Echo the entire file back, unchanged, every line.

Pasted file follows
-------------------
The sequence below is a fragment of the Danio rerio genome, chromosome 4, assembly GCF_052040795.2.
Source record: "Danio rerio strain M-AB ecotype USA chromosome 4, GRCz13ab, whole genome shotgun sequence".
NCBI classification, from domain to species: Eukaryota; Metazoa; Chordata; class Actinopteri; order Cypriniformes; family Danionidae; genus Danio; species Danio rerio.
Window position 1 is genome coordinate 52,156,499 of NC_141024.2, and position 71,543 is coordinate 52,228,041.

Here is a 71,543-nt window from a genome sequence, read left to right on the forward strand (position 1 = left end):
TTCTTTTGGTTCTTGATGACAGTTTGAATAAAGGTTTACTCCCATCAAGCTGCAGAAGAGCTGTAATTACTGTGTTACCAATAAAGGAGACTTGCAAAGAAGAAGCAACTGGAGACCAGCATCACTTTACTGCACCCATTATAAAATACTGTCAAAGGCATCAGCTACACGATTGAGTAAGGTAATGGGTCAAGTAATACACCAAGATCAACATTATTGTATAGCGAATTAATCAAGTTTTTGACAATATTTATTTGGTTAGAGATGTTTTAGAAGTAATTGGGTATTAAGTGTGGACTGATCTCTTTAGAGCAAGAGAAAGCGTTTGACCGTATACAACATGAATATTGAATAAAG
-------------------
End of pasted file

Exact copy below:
The sequence below is a fragment of the Danio rerio genome, chromosome 4, assembly GCF_052040795.2.
Source record: "Danio rerio strain M-AB ecotype USA chromosome 4, GRCz13ab, whole genome shotgun sequence".
NCBI classification, from domain to species: Eukaryota; Metazoa; Chordata; class Actinopteri; order Cypriniformes; family Danionidae; genus Danio; species Danio rerio.
Window position 1 is genome coordinate 52,156,499 of NC_141024.2, and position 71,543 is coordinate 52,228,041.

Here is a 71,543-nt window from a genome sequence, read left to right on the forward strand (position 1 = left end):
TTCTTTTGGTTCTTGATGACAGTTTGAATAAAGGTTTACTCCCATCAAGCTGCAGAAGAGCTGTAATTACTGTGTTACCAATAAAGGAGACTTGCAAAGAAGAAGCAACTGGAGACCAGCATCACTTTACTGCACCCATTATAAAATACTGTCAAAGGCATCAGCTACACGATTGAGTAAGGTAATGGGTCAAGTAATACACCAAGATCAACATTATTGTATAGCGAATTAATCAAGTTTTTGACAATATTTATTTGGTTAGAGATGTTTTAGAAGTAATTGGGTATTAAGTGTGGACTGATCTCTTTAGAGCAAGAGAAAGCGTTTGACCGTATACAACATGAATATTGAATAAAG